At this time, the phrases accent cross-beats or offbeats. Many of the quinto phrases correspond directly to accompanying dance steps; the pattern of quinto strokes and the pattern of dance steps are at times identical, at other times, imaginatively matched. The quinto player must be able to switch phrases in response to the dancer’s ever-changing steps; the quinto vocabulary is used to accompany, inspire and in some ways, compete with the dancers' spontaneous choreography. Yvonne Daniel states: "The columbia dancer kinesthetically relates to the drums the quinto... and tries to initiate rhythms or answer the riffs as if he were dancing with the drum as a partner." Each quintero interprets the requisite phrases in their own way. Quintero Armando Peraza states: "Although there is a structure of rhythm in columbia, yambú, or guaguancó, the good rumbero will always follow the dancer’s steps and at the same time express his own individuality. Same thing with the dancer, who will have the ‘rules’ of that particular rumba to follow but will put his own particular stamp on each performance.
Creativity and individuality has always been and still is the name of the game."With an emphasis on competition and individual creativity, the rhythmic vocabulary of quinto has evolved into a rich and pliable art form. The rhythmic phrasing heard in solos by percussion and other instruments in Cuban popular music and Latin jazz, are based on the quinto vocabulary. Quinto phrasing is used as a means of varying the ostinato conga drum part called tumbao; the quinto plays within two main rhythmic modes, corresponding to the two main modes of rumba dancing. The quinto lock mode is a dyadic melody of slap and open tones, separated by an octave; the lock melody while varied, maintains a specific relationship to clave, corresponds to the basic side-to side rumba dance steps. The attack points of the lock and the basic steps are contained within a single cycle of clave. Put another way, the lock spans four main beats, or a single measure, as is written for this article. Rumba is an amalgamation of several African drumming traditions, transplanted to Cuba during the time of slavery.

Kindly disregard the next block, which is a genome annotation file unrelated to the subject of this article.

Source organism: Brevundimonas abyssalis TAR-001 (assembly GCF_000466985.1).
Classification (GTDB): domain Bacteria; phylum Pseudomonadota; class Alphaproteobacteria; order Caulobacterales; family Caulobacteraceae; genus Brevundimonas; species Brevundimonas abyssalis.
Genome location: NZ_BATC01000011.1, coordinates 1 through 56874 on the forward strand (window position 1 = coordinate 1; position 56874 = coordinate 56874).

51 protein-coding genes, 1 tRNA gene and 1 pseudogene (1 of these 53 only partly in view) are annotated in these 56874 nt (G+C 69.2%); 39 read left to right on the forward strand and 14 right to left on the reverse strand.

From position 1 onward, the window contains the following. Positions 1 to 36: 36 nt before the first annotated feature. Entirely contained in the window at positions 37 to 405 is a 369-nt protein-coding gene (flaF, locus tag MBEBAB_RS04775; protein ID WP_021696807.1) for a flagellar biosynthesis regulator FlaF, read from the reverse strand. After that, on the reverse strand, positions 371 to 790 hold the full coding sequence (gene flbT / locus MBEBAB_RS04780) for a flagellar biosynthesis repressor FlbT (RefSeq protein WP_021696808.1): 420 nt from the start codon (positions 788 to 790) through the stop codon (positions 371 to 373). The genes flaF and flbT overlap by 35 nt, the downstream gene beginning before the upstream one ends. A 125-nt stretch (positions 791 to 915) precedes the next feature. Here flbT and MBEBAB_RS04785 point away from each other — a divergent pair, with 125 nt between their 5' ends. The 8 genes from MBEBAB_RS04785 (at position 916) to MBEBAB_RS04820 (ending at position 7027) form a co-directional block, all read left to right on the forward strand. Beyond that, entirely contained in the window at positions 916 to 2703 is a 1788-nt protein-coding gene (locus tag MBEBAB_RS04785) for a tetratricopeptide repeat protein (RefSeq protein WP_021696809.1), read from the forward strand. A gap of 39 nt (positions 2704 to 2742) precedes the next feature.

Guaguancó and yambú are descended from the Cuban-Congolese fertility dances yuka. Columbia has cultural and musical ties to the Abakuá, a secret society from the Cross River region of present day southern Nigeria and northern Cameroon; the rhythmic phrasing of the abakuá lead drum bonkó enchemiyá is similar, in some instances, identical to the quinto. The following abakuá bonkó phrase is played by the quinto in rumba. Regular noteheads indicate the triangle notehead indicates a slap; the quinto plays in a contraclave fashion. In fact, the fundamental strokes of the quinto lock can be thought of as a displaced "clave." The 12/8 version is a displaced triple-pulse “son clave” beginning on 1-and. The 4/4 quinto lock is a displaced “son clave,” beginning on 1-e; the attack-point pattern of the Matanzas-style lock is one clave in length, but its basic melodic structure is a two-clave phrase. The tone-slap melody reverses with every clave; this style of quinto playing was made popular by the many recordings of Los Muñequitos de Matanzas, the most famous rumba group from Matanzas.